The Gerontologist
 QUICK SEARCH:   [advanced]


This Article
Right arrow Full Text
Right arrow Full Text (PDF)
Right arrow Alert me when this article is cited
Right arrow Alert me if a correction is posted
Right arrow Similar articles in this journal
Right arrow Similar articles in PubMed
Right arrow Alert me to new issues of the journal
Right arrow Download to citation manager
Citing Articles
Right arrow Citing Articles via HighWire
Right arrow Citing Articles via Google Scholar
Google Scholar
Right arrow Articles by Kash, B. A.
Right arrow Articles by Hawes, C.
Right arrow Search for Related Content
Right arrow PubMed Citation
Right arrow Articles by Kash, B. A.
Right arrow Articles by Hawes, C.
The Gerontologist 46:609-619 (2006)
© 2006 The Gerontological Society of America

Effect of Staff Turnover on Staffing: A Closer Look at Registered Nurses, Licensed Vocational Nurses, and Certified Nursing Assistants

Bita A. Kash, MBA1, Nicholas G. Castle, PhD2, George S. Naufal, BA3 and Catherine Hawes, PhD1

Correspondence: Address correspondence to Bita A. Kash, MBA, Department of Health Policy and Management, Texas A&M University Health Science Center, School of Rural Public Health, TAMU 1266, College Station, TX 77843. E-mail: bakash{at}

Purpose: We examined the effects of facility and market-level characteristics on staffing levels and turnover rates for direct care staff, and we examined the effect of staff turnover on staffing levels. Design and Methods: We analyzed cross-sectional data from 1,014 Texas nursing homes. Data were from the 2002 Texas Nursing Facility Medicaid Cost Report and the Area Resource File for 2003. After examining factors associated with staff turnover, we tested the significance and impact of staff turnover on staffing levels for registered nurses (RNs), licensed vocational nurses (LVNs) and certified nursing assistants (CNAs). Results: All three staff types showed strong dependency on resources, such as reimbursement rates and facility payor mix. The ratio of contracted to employed nursing staff as well as RN turnover increased LVN turnover rates. CNA turnover was reduced by higher administrative expenditures and higher CNA wages. Turnover rates significantly reduced staffing levels for RNs and CNAs. LVN staffing levels were not affected by LVN turnover but were influenced by market factors such as availability of LVNs in the county and women in the labor force. Implications: Staffing levels are not always associated with staff turnover. We conclude that staff turnover is a predictor of RN and CNA staffing levels but that LVN staffing levels are associated with market factors rather than turnover. Therefore, it is important to focus on management initiatives that help reduce CNA and RN turnover and ultimately result in higher nurse staffing levels in nursing homes.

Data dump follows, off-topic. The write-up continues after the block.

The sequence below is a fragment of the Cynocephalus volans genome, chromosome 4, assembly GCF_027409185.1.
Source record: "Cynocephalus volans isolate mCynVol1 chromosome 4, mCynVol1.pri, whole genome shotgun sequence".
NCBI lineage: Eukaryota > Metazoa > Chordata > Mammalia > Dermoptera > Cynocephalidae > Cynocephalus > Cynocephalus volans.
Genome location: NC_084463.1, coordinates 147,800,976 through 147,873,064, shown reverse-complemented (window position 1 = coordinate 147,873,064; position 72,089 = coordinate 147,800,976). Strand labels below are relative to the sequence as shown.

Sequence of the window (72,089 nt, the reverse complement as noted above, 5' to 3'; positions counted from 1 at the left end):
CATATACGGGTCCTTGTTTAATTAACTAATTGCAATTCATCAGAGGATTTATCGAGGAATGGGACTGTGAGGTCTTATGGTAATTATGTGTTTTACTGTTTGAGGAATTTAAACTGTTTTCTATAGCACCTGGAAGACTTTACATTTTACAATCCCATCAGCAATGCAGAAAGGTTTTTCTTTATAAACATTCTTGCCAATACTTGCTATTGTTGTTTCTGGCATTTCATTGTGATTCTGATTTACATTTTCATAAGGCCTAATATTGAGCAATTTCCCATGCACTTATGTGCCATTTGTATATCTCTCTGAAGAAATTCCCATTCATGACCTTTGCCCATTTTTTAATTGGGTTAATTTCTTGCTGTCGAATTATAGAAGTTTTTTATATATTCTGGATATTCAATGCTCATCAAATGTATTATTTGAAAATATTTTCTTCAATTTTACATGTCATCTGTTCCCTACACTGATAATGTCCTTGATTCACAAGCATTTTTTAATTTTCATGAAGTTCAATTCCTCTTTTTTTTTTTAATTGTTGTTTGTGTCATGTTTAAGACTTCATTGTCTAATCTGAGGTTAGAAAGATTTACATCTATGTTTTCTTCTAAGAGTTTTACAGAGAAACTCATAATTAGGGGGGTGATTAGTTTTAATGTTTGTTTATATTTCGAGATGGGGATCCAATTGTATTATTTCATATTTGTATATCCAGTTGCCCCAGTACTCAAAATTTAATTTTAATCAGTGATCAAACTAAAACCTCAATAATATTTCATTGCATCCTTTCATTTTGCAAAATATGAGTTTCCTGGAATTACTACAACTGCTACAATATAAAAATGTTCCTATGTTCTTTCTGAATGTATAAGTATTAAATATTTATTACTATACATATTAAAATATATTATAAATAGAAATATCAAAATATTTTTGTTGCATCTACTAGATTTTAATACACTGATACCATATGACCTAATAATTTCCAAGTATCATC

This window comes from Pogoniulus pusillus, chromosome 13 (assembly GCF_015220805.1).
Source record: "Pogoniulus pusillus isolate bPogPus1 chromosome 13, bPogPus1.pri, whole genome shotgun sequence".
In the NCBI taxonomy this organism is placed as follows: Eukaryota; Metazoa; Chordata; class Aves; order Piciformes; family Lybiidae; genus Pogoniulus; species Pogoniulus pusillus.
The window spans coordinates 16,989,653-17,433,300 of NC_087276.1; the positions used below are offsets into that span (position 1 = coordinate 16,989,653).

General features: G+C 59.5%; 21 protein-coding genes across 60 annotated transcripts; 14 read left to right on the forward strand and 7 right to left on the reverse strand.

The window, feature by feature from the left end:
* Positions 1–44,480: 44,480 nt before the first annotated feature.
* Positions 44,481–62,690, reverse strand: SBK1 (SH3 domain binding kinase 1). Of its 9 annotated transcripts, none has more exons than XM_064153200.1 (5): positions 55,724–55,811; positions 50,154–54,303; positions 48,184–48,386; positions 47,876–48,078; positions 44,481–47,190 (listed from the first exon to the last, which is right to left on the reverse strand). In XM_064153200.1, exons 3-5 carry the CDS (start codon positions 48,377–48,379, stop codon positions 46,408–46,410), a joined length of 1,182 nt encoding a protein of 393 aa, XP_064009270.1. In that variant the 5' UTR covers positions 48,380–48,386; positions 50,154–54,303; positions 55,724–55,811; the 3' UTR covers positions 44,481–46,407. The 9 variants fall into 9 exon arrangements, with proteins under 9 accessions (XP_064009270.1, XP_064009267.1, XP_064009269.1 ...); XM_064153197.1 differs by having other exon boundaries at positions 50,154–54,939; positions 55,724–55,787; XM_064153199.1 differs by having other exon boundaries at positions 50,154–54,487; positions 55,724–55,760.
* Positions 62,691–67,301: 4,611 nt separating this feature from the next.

Key Words: Nursing homes • Nurse staffing • Staff turnover

This article has been cited by other articles:

Home page
Journal of Applied GerontologyHome page
N. G. Castle
Nursing Home Caregiver Staffing Levels and Quality of Care: A Literature Review
Journal of Applied Gerontology, August 1, 2008; 27(4): 375 - 405.
[Abstract] [PDF]

Home page
GerontologistHome page
C. E. Bishop, D. B. Weinberg, W. Leutz, A. Dossa, S. G. Pfefferle, and R. M. Zincavage
Nursing Assistants' Job Commitment: Effect of Nursing Home Organizational Factors and Impact on Resident Well-Being
Gerontologist, July 1, 2008; 48(suppl_1): 36 - 45.
[Abstract] [Full Text] [PDF]

Home page
J. Gerontol. B Psychol. Sci. Soc. Sci.Home page
S. C. Stearns and L. P. D'Arcy
Staying the Course: Facility and Profession Retention Among Nursing Assistants in Nursing Homes
J. Gerontol. B. Psychol. Sci. Soc. Sci., May 1, 2008; 63(3): S113 - S121.
[Abstract] [Full Text] [PDF]

All GSA journals Journals of Gerontology Series A: Biological Sciences and Medical Sciences Journals of Gerontology Series B: Psychological Sciences and Social Sciences
Copyright © 2006 by The Gerontological Society of America.